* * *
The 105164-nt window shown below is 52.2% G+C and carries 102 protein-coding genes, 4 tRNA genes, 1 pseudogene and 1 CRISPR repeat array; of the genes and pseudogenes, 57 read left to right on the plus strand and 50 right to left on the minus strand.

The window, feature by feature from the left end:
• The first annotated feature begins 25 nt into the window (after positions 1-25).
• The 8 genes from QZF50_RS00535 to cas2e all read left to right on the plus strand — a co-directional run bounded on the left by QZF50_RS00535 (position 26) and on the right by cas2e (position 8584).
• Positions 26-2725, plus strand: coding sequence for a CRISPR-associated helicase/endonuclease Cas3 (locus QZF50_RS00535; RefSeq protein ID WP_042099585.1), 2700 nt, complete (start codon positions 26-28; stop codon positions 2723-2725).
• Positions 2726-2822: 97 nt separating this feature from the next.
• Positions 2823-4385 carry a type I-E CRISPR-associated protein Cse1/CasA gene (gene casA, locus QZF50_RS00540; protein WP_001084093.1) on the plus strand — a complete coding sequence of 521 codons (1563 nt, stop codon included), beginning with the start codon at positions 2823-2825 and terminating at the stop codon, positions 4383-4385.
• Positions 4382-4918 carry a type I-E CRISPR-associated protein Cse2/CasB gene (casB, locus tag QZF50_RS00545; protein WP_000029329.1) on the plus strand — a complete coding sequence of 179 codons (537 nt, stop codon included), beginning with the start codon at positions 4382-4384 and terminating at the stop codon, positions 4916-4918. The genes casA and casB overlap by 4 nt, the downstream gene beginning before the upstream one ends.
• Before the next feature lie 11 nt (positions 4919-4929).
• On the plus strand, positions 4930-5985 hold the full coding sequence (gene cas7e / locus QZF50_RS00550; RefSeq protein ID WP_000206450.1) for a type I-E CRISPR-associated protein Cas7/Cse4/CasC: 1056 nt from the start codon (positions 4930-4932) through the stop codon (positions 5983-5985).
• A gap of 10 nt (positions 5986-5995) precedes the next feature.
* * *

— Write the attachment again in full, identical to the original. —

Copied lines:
The 105164-nt window shown below is 52.2% G+C and carries 102 protein-coding genes, 4 tRNA genes, 1 pseudogene and 1 CRISPR repeat array; of the genes and pseudogenes, 57 read left to right on the plus strand and 50 right to left on the minus strand.

The window, feature by feature from the left end:
• The first annotated feature begins 25 nt into the window (after positions 1-25).
• The 8 genes from QZF50_RS00535 to cas2e all read left to right on the plus strand — a co-directional run bounded on the left by QZF50_RS00535 (position 26) and on the right by cas2e (position 8584).
• Positions 26-2725, plus strand: coding sequence for a CRISPR-associated helicase/endonuclease Cas3 (locus QZF50_RS00535; RefSeq protein ID WP_042099585.1), 2700 nt, complete (start codon positions 26-28; stop codon positions 2723-2725).
• Positions 2726-2822: 97 nt separating this feature from the next.
• Positions 2823-4385 carry a type I-E CRISPR-associated protein Cse1/CasA gene (gene casA, locus QZF50_RS00540; protein WP_001084093.1) on the plus strand — a complete coding sequence of 521 codons (1563 nt, stop codon included), beginning with the start codon at positions 2823-2825 and terminating at the stop codon, positions 4383-4385.
• Positions 4382-4918 carry a type I-E CRISPR-associated protein Cse2/CasB gene (casB, locus tag QZF50_RS00545; protein WP_000029329.1) on the plus strand — a complete coding sequence of 179 codons (537 nt, stop codon included), beginning with the start codon at positions 4382-4384 and terminating at the stop codon, positions 4916-4918. The genes casA and casB overlap by 4 nt, the downstream gene beginning before the upstream one ends.
• Before the next feature lie 11 nt (positions 4919-4929).
• On the plus strand, positions 4930-5985 hold the full coding sequence (gene cas7e / locus QZF50_RS00550; RefSeq protein ID WP_000206450.1) for a type I-E CRISPR-associated protein Cas7/Cse4/CasC: 1056 nt from the start codon (positions 4930-4932) through the stop codon (positions 5983-5985).
• A gap of 10 nt (positions 5986-5995) precedes the next feature.